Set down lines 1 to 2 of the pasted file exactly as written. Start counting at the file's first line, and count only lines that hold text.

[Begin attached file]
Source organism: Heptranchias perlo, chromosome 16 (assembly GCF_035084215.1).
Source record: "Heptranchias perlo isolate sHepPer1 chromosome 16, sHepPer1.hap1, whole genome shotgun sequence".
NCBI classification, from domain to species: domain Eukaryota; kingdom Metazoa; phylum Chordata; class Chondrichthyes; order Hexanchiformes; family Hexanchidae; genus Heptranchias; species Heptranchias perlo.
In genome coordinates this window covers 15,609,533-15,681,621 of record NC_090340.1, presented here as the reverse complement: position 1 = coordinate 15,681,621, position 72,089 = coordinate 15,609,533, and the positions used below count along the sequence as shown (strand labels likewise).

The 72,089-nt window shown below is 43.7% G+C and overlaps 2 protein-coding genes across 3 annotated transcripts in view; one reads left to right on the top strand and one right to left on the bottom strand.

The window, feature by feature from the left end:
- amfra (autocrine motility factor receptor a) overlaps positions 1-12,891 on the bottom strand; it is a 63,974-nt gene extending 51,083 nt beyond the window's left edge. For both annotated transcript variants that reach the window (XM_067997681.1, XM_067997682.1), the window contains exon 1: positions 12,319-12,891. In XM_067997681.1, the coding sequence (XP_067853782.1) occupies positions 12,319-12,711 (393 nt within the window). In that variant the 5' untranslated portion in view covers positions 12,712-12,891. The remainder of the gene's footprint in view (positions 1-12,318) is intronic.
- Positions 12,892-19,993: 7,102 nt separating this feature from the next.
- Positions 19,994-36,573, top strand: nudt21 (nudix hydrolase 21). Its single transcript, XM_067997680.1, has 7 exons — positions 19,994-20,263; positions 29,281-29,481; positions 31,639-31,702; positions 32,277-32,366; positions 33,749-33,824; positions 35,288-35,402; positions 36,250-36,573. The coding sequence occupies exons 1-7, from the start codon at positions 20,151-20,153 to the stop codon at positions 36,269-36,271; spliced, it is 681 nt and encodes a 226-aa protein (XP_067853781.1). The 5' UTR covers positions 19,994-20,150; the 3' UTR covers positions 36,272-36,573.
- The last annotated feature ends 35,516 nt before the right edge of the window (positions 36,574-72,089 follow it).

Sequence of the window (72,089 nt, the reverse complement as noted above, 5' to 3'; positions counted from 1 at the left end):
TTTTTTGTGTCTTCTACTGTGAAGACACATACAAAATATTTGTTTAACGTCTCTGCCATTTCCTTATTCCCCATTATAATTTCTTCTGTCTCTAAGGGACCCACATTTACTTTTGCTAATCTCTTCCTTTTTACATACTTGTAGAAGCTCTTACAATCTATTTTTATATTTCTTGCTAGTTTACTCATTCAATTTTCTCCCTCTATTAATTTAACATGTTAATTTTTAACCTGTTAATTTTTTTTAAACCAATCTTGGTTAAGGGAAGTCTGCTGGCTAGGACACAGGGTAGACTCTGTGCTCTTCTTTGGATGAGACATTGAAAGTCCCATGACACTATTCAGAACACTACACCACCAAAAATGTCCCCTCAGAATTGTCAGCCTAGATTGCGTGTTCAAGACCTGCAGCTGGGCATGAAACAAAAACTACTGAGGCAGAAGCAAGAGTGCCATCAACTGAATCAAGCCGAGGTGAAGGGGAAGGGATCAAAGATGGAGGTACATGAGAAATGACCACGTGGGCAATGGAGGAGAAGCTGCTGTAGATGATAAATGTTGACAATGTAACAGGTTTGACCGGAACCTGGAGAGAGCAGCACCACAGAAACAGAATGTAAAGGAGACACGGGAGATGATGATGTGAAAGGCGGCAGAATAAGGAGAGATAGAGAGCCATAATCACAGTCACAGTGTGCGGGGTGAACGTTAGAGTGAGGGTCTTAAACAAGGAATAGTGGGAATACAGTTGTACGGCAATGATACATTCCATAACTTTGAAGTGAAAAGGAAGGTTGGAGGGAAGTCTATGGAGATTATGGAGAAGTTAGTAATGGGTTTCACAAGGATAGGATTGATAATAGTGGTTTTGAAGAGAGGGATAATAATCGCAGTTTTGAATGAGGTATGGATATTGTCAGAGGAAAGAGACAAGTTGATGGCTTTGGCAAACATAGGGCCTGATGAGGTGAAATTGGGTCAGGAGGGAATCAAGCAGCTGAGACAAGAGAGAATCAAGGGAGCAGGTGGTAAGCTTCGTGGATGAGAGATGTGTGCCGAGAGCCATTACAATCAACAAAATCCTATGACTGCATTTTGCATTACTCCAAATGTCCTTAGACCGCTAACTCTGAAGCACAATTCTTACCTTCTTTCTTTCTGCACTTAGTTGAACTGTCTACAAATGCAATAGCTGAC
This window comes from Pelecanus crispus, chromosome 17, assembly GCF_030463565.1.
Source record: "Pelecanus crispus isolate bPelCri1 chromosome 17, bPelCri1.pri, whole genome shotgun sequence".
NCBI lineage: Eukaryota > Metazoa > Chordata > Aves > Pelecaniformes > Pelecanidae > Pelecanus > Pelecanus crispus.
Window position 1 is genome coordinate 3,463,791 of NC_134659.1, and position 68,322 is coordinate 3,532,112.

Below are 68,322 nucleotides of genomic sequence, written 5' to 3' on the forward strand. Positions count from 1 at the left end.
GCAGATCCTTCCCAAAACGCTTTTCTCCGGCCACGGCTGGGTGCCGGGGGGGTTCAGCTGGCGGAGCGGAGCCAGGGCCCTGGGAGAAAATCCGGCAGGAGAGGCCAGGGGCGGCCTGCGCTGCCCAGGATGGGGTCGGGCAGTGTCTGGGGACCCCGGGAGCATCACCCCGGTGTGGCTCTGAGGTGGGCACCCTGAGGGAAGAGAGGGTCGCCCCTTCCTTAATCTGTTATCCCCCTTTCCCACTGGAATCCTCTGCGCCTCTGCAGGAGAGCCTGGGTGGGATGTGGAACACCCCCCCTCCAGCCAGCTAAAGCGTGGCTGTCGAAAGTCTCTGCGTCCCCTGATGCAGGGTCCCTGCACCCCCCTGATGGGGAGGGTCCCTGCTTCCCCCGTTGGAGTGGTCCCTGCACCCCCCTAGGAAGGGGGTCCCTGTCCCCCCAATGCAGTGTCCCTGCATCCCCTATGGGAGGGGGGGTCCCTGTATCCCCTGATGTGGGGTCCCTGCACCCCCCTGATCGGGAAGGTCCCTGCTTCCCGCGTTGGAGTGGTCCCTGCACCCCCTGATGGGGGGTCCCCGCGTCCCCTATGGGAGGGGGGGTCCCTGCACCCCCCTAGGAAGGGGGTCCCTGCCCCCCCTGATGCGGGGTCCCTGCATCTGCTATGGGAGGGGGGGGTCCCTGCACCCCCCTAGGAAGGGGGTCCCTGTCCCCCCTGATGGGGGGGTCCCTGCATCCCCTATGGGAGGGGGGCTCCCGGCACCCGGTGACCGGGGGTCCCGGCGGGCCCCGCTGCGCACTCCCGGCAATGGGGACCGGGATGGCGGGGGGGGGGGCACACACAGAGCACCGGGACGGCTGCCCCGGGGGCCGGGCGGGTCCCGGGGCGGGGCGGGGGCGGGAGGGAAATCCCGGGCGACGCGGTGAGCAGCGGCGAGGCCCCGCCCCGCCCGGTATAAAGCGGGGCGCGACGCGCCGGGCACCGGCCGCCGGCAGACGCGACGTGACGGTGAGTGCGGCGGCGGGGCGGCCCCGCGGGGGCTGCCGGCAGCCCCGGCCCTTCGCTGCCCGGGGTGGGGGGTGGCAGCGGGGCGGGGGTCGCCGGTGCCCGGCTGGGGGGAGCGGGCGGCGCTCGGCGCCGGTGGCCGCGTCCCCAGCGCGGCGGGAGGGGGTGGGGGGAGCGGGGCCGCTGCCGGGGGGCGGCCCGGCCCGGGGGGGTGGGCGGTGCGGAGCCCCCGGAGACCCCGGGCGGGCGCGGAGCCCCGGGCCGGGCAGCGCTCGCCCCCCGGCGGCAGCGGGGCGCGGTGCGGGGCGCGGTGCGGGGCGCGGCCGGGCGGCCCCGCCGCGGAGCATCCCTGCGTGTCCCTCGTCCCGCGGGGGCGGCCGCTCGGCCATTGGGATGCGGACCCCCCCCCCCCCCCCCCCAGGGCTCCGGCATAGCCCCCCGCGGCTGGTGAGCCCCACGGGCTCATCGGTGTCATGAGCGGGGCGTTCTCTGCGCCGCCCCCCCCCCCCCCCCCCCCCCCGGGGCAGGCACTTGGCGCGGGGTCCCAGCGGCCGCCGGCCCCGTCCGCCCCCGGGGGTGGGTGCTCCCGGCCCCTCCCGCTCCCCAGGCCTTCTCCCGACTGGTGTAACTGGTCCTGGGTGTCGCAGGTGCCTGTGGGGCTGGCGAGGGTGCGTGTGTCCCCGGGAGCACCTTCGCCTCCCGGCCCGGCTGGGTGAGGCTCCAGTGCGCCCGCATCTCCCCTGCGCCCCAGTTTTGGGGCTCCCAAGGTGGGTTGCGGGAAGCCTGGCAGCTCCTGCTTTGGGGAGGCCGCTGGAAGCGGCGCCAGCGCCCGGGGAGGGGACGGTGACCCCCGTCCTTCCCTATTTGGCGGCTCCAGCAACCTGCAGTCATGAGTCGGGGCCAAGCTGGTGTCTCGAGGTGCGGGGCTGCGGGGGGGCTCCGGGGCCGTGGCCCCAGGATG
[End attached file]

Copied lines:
Source organism: Heptranchias perlo, chromosome 16 (assembly GCF_035084215.1).
Source record: "Heptranchias perlo isolate sHepPer1 chromosome 16, sHepPer1.hap1, whole genome shotgun sequence".